More than 600 spectators packed into a noisy Loudy-Simpson Park on Saturday to watch the third annual Moffat County Mud Madness mud runs.
Sixty-eight competitors splashed and spun their way through five events during the mud run, which was held in memory of Mike Bailey.
"It's a good adrenaline rush," said Rocky Wisecup, who took first in the snowmobile division, as he and his friends scraped mud off their monster vehicles.
Walking down the drivers' pit, men and women tucked their heads under enormous hoods, examining V8s and telling tall tells. Chad Starnater, of Craig, busted through the tall grass in a tiny rumble, saluting with his can of Mountain Dew as he putted by on his modified Craftsman mower.
"It's an everyday mower turned into a hot rod," Starnater said, while he and his friends sat parked by the mud track.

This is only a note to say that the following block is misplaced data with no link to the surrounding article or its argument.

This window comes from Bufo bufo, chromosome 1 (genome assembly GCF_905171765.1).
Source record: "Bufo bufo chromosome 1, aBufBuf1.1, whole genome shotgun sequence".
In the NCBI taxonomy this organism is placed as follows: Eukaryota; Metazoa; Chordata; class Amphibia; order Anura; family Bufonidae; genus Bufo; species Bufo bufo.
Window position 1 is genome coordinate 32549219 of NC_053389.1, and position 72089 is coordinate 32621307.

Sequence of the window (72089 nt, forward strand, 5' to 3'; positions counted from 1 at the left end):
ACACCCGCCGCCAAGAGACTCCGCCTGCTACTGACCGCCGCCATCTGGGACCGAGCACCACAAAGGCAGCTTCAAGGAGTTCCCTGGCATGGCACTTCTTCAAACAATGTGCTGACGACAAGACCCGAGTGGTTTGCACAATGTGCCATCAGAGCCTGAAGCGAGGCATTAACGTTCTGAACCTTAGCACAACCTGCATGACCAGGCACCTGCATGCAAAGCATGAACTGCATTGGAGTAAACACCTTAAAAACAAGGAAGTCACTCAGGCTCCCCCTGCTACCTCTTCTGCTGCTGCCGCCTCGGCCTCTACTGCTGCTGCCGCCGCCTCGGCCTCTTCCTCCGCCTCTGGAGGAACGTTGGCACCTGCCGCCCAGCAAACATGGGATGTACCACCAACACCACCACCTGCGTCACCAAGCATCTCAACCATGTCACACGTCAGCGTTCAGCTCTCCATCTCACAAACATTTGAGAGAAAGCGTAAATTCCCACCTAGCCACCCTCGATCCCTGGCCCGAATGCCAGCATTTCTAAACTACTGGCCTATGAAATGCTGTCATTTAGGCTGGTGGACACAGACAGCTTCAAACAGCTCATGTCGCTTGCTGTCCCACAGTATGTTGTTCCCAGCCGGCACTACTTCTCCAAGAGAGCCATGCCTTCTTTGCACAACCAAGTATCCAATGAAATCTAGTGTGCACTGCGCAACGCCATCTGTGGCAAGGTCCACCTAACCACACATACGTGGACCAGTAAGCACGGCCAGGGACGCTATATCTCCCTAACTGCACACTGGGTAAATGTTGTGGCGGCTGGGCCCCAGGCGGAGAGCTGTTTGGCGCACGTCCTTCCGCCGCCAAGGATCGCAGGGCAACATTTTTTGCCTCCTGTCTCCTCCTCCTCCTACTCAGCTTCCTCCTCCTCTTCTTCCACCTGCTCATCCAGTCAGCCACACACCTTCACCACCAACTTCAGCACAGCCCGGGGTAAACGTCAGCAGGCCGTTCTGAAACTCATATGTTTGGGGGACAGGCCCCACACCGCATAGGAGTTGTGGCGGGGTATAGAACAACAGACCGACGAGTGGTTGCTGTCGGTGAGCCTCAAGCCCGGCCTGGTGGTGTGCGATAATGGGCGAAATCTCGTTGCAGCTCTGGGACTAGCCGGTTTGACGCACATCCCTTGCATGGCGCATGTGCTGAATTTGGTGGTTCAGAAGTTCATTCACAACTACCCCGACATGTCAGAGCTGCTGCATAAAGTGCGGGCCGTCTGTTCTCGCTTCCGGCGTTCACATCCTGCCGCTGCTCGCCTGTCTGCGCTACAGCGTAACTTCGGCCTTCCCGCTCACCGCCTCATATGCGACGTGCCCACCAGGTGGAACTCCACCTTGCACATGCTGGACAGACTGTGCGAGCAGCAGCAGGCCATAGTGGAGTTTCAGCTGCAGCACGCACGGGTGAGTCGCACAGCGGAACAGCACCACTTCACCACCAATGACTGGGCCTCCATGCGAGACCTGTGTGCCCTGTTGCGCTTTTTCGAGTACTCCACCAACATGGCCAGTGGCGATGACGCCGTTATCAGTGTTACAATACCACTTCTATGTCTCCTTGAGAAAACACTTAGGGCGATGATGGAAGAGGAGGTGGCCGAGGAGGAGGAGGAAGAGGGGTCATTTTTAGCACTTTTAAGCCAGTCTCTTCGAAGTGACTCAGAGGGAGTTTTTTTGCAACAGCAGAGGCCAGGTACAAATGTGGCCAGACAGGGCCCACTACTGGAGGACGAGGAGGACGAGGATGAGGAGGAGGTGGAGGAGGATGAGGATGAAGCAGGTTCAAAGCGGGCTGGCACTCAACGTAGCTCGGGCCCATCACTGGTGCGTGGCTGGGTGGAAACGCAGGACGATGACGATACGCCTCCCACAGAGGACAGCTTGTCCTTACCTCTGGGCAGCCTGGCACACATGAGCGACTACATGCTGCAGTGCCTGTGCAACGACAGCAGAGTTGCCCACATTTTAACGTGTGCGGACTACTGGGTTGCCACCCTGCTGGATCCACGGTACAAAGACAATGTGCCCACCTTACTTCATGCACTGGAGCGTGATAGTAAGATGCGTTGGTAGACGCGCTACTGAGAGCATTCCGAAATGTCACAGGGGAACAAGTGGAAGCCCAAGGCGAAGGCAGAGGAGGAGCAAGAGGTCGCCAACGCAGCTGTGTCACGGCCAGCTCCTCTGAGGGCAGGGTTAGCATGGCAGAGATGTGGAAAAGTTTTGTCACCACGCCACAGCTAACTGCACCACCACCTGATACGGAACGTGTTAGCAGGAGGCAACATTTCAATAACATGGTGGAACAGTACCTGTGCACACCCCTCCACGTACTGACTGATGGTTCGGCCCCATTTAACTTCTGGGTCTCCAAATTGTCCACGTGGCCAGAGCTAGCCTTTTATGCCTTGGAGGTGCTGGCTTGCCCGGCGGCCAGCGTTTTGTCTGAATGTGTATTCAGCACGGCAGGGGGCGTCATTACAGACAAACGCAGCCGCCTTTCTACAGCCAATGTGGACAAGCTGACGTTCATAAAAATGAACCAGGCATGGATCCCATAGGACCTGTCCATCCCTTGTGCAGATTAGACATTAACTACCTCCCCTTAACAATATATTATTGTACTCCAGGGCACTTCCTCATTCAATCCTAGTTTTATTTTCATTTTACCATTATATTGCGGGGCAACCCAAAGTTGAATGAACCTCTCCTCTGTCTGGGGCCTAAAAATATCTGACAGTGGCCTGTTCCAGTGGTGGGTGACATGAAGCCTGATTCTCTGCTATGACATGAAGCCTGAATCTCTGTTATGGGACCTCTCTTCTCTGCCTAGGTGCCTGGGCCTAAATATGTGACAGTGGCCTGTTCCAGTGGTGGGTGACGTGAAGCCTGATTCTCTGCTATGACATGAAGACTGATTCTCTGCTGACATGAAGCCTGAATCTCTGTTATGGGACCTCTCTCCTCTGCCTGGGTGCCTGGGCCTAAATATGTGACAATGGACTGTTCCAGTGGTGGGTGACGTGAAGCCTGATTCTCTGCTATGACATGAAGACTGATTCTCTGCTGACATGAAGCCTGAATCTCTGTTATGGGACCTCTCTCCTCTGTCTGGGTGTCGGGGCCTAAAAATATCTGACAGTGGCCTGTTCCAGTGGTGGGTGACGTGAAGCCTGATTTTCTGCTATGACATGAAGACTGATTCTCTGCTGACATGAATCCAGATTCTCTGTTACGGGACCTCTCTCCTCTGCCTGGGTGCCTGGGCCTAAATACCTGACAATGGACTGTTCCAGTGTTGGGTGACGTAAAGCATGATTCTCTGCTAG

"He beat all the other lawnmowers, too," one of his buddies chimed in, although he was the only mower out that day.
"I can't even get to the pit, let alone get through it," Starnater said with a smile.
The course: side-by-side seemingly impossible mud tracks.
The objective: make it to the other side.
Rhonda Crawford, of Oak Creek, barreled a 1974 Supercab 1 Ton through the course and was one of the proud to make it through.
And every time someone made it through, the fans were on their feet in excitement.
Event coordinator Kathy Oberwitte said the open class, which uses nitrous, seems to be a fan favorite.
One hundred percent of concession sales of the day went to the Special Olympics.
And what would be the point of a mud run if the fans didn't get a little dirty?
Girls and guys each had a chance to compete in a dash for cash, where they sloshed through the pit for a chance to grab an extra $50.
Oberwitte said people who come out for four-wheel drive fun next year can expect the same good time.
John Henry can be reached at 824-7031, ext. 209, or email@example.com.